I have seen a lot of articles online about what not to do when writing your resume. While I agree with some of this advice, there are 4 mistakes I repeatedly see. Here are some tips that I follow, and share with my clients when writing a resume.
Start by choosing a legible, professional-looking font. Though there are several different font families, most job-seekers choose serif — a stylized font with tails and other decorative markings, such as Times New Roman. Sans-serif fonts appear simpler, such as Arial. Two of my favourite serif fonts are, Georgia and Garamond. I often use Verdana and Tahoma when I am looking for a “clean” font choice for a document. As far as fonts I stay away from, I do not use Brush Script because it’s hard to read, Impact looks very heavy and Comic Sans is not a wise choice for a professional document.
It has been proven that recruiters and employers only take 11 seconds (or less) to review your resume. If your resume is perceived as being too long, that’s a reason for them to stop reading. With very few exceptions, students and graduates should keep their resumes to one page in length. Other job-seekers with more experience should stay within two pages.
In the past four months, I have had two clients come to me struggling to condense their resumes to adequately summarize 20 years of experience. Both of their resumes were over eight pages long, and they were not getting any calls from perspective employers. I created a resume for each client as well as a detailed professional portfolio to highlight the skills and experiences in greater detail. When one of the clients presented their portfolio during a recent job interview, they received a job offer. The hiring manager told my client that their portfolio was a key reason why they offered them the job. For more about portfolios, please see my blog post from last week.
Non-Standard Document Software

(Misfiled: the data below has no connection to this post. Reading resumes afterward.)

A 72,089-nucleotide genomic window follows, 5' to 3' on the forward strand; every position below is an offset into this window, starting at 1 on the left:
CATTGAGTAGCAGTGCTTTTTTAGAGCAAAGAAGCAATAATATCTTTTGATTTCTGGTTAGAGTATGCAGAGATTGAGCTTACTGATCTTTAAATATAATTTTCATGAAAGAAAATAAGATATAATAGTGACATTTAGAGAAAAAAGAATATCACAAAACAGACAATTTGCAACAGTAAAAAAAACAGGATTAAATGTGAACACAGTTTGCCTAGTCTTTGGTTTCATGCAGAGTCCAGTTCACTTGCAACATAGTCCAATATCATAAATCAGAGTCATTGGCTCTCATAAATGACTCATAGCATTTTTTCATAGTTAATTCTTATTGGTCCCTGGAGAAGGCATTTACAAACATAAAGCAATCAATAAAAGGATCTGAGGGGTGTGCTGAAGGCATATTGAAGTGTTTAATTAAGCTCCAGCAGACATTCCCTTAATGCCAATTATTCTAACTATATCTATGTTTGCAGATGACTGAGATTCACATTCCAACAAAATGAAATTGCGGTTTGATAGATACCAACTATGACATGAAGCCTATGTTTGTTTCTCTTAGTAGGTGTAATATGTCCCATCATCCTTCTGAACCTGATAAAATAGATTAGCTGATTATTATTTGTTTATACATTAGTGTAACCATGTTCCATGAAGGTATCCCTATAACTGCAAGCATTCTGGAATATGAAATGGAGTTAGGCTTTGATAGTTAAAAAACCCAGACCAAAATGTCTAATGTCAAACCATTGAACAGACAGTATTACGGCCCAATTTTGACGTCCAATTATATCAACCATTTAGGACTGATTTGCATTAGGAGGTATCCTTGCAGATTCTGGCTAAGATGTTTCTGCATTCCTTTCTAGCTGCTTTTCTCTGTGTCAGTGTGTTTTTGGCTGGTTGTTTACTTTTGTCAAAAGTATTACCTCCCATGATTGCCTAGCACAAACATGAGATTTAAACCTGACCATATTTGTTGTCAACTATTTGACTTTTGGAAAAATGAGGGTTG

A few months ago, I had a client come to me after working with another resume writer with a challenging issue; the resume was in .jpeg format, so it could not be updated or modified to apply to additional opportunities. My client now has a document that they can update and modify. The majority of employers and hiring managers prefer to receive documents in one of two formats – Microsoft Word or PDF.
Spelling and Grammar Errors
While avoiding spelling and grammar mistakes seems obvious, I cannot overstate how much of a “deal-breaker” this is to an employer. I triple-check my drafts to ensure that they are free of spelling and grammar errors; one error can result in a missed opportunity.
Carmelo, my business partner, is a senior manager who has hired over 10 new employees in the past five years. Last year, he was hiring a new employee to fill a vacancy. An internal candidate came with glowing recommendations as well as the required experience for the role. However, when Carmelo read the candidate’s resume, there were several spelling and grammatical errors. He decided not to interview the candidate because the resume pointed to two larger issues – a lack of professionalism and poor attention to detail.
There are many other tips and tricks I have learned over the past decade as a professional writer. Contact me at firstname.lastname@example.org if you have a question about your resume or if you’re looking for documents that can help you stand out from other applicants.